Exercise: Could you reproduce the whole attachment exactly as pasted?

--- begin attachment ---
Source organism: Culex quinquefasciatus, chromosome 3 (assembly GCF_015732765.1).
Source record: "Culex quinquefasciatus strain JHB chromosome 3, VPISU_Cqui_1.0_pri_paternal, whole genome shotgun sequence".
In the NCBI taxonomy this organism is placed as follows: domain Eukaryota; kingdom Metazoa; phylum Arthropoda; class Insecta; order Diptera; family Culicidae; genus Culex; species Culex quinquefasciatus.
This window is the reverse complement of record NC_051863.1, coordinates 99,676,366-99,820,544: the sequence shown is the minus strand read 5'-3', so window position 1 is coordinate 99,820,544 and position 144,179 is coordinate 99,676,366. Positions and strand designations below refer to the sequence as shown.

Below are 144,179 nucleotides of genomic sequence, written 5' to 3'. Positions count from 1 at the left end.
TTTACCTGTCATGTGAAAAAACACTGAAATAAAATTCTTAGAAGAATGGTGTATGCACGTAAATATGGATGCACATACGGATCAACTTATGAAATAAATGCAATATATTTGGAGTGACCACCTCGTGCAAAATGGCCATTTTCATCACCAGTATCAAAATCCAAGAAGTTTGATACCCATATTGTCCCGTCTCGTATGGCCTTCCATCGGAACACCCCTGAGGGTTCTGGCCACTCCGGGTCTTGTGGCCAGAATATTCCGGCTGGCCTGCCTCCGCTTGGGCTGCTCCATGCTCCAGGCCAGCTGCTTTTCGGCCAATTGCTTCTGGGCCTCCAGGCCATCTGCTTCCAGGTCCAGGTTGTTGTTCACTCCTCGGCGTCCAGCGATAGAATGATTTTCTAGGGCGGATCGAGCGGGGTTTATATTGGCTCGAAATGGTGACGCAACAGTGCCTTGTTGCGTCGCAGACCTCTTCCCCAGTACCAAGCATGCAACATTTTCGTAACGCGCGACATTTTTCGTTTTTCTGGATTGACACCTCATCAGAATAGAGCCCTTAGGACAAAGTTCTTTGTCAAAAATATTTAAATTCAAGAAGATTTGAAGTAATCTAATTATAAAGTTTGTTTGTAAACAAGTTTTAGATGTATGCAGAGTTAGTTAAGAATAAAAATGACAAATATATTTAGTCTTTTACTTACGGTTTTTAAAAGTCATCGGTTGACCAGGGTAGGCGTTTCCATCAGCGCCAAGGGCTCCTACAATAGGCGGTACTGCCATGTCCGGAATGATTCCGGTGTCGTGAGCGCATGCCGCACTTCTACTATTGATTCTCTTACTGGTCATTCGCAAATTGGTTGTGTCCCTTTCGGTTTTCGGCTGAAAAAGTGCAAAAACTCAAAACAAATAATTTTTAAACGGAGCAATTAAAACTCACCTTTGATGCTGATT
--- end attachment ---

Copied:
Source organism: Culex quinquefasciatus, chromosome 3 (assembly GCF_015732765.1).
Source record: "Culex quinquefasciatus strain JHB chromosome 3, VPISU_Cqui_1.0_pri_paternal, whole genome shotgun sequence".
In the NCBI taxonomy this organism is placed as follows: domain Eukaryota; kingdom Metazoa; phylum Arthropoda; class Insecta; order Diptera; family Culicidae; genus Culex; species Culex quinquefasciatus.
This window is the reverse complement of record NC_051863.1, coordinates 99,676,366-99,820,544: the sequence shown is the minus strand read 5'-3', so window position 1 is coordinate 99,820,544 and position 144,179 is coordinate 99,676,366. Positions and strand designations below refer to the sequence as shown.

Below are 144,179 nucleotides of genomic sequence, written 5' to 3'. Positions count from 1 at the left end.
TTTACCTGTCATGTGAAAAAACACTGAAATAAAATTCTTAGAAGAATGGTGTATGCACGTAAATATGGATGCACATACGGATCAACTTATGAAATAAATGCAATATATTTGGAGTGACCACCTCGTGCAAAATGGCCATTTTCATCACCAGTATCAAAATCCAAGAAGTTTGATACCCATATTGTCCCGTCTCGTATGGCCTTCCATCGGAACACCCCTGAGGGTTCTGGCCACTCCGGGTCTTGTGGCCAGAATATTCCGGCTGGCCTGCCTCCGCTTGGGCTGCTCCATGCTCCAGGCCAGCTGCTTTTCGGCCAATTGCTTCTGGGCCTCCAGGCCATCTGCTTCCAGGTCCAGGTTGTTGTTCACTCCTCGGCGTCCAGCGATAGAATGATTTTCTAGGGCGGATCGAGCGGGGTTTATATTGGCTCGAAATGGTGACGCAACAGTGCCTTGTTGCGTCGCAGACCTCTTCCCCAGTACCAAGCATGCAACATTTTCGTAACGCGCGACATTTTTCGTTTTTCTGGATTGACACCTCATCAGAATAGAGCCCTTAGGACAAAGTTCTTTGTCAAAAATATTTAAATTCAAGAAGATTTGAAGTAATCTAATTATAAAGTTTGTTTGTAAACAAGTTTTAGATGTATGCAGAGTTAGTTAAGAATAAAAATGACAAATATATTTAGTCTTTTACTTACGGTTTTTAAAAGTCATCGGTTGACCAGGGTAGGCGTTTCCATCAGCGCCAAGGGCTCCTACAATAGGCGGTACTGCCATGTCCGGAATGATTCCGGTGTCGTGAGCGCATGCCGCACTTCTACTATTGATTCTCTTACTGGTCATTCGCAAATTGGTTGTGTCCCTTTCGGTTTTCGGCTGAAAAAGTGCAAAAACTCAAAACAAATAATTTTTAAACGGAGCAATTAAAACTCACCTTTGATGCTGATT